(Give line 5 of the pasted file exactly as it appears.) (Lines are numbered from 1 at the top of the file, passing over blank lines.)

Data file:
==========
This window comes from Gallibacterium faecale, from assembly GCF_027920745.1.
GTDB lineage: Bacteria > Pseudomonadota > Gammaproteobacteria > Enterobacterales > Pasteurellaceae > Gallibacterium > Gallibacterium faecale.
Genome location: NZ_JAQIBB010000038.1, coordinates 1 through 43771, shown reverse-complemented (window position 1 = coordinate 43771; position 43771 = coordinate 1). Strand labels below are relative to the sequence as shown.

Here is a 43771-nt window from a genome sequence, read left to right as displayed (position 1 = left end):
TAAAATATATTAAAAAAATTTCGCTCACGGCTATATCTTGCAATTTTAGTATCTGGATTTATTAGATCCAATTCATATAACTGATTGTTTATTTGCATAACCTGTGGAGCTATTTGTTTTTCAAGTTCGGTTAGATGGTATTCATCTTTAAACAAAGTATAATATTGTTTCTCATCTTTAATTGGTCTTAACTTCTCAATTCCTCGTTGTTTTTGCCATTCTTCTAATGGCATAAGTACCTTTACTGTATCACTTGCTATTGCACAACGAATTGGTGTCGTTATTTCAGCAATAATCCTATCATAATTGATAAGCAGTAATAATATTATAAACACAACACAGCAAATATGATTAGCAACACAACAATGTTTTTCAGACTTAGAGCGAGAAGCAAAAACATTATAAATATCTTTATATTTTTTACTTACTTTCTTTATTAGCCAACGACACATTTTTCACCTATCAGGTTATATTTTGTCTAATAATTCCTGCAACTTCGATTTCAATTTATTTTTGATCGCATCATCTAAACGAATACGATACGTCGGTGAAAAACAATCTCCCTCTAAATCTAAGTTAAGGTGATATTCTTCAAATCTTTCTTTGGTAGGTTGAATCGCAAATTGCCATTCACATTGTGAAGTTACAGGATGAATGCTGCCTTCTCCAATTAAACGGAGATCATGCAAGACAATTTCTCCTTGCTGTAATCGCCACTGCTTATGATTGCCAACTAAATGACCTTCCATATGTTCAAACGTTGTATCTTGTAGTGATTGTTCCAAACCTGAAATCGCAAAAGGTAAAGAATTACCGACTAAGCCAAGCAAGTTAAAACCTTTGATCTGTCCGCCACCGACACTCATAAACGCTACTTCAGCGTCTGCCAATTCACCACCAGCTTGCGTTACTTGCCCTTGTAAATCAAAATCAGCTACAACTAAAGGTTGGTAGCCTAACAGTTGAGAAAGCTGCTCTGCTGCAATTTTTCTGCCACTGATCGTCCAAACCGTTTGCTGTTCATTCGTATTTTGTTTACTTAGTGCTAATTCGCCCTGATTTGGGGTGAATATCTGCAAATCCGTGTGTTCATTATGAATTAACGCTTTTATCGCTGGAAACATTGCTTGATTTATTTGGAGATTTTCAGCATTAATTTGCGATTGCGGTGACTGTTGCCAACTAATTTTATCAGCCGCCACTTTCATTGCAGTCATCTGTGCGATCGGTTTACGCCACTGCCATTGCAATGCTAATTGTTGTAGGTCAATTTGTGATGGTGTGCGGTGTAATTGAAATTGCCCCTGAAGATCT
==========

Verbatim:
TAAAATATATTAAAAAAATTTCGCTCACGGCTATATCTTGCAATTTTAGTATCTGGATTTATTAGATCCAATTCATATAACTGATTGTTTATTTGCATAACCTGTGGAGCTATTTGTTTTTCAAGTTCGGTTAGATGGTATTCATCTTTAAACAAAGTATAATATTGTTTCTCATCTTTAATTGGTCTTAACTTCTCAATTCCTCGTTGTTTTTGCCATTCTTCTAATGGCATAAGTACCTTTACTGTATCACTTGCTATTGCACAACGAATTGGTGTCGTTATTTCAGCAATAATCCTATCATAATTGATAAGCAGTAATAATATTATAAACACAACACAGCAAATATGATTAGCAACACAACAATGTTTTTCAGACTTAGAGCGAGAAGCAAAAACATTATAAATATCTTTATATTTTTTACTTACTTTCTTTATTAGCCAACGACACATTTTTCACCTATCAGGTTATATTTTGTCTAATAATTCCTGCAACTTCGATTTCAATTTATTTTTGATCGCATCATCTAAACGAATACGATACGTCGGTGAAAAACAATCTCCCTCTAAATCTAAGTTAAGGTGATATTCTTCAAATCTTTCTTTGGTAGGTTGAATCGCAAATTGCCATTCACATTGTGAAGTTACAGGATGAATGCTGCCTTCTCCAATTAAACGGAGATCATGCAAGACAATTTCTCCTTGCTGTAATCGCCACTGCTTATGATTGCCAACTAAATGACCTTCCATATGTTCAAACGTTGTATCTTGTAGTGATTGTTCCAAACCTGAAATCGCAAAAGGTAAAGAATTACCGACTAAGCCAAGCAAGTTAAAACCTTTGATCTGTCCGCCACCGACACTCATAAACGCTACTTCAGCGTCTGCCAATTCACCACCAGCTTGCGTTACTTGCCCTTGTAAATCAAAATCAGCTACAACTAAAGGTTGGTAGCCTAACAGTTGAGAAAGCTGCTCTGCTGCAATTTTTCTGCCACTGATCGTCCAAACCGTTTGCTGTTCATTCGTATTTTGTTTACTTAGTGCTAATTCGCCCTGATTTGGGGTGAATATCTGCAAATCCGTGTGTTCATTATGAATTAACGCTTTTATCGCTGGAAACATTGCTTGATTTATTTGGAGATTTTCAGCATTAATTTGCGATTGCGGTGACTGTTGCCAACTAATTTTATCAGCCGCCACTTTCATTGCAGTCATCTGTGCGATCGGTTTACGCCACTGCCATTGCAATGCTAATTGTTGTAGGTCAATTTGTGATGGTGTGCGGTGTAATTGAAATTGCCCCTGAAGATCT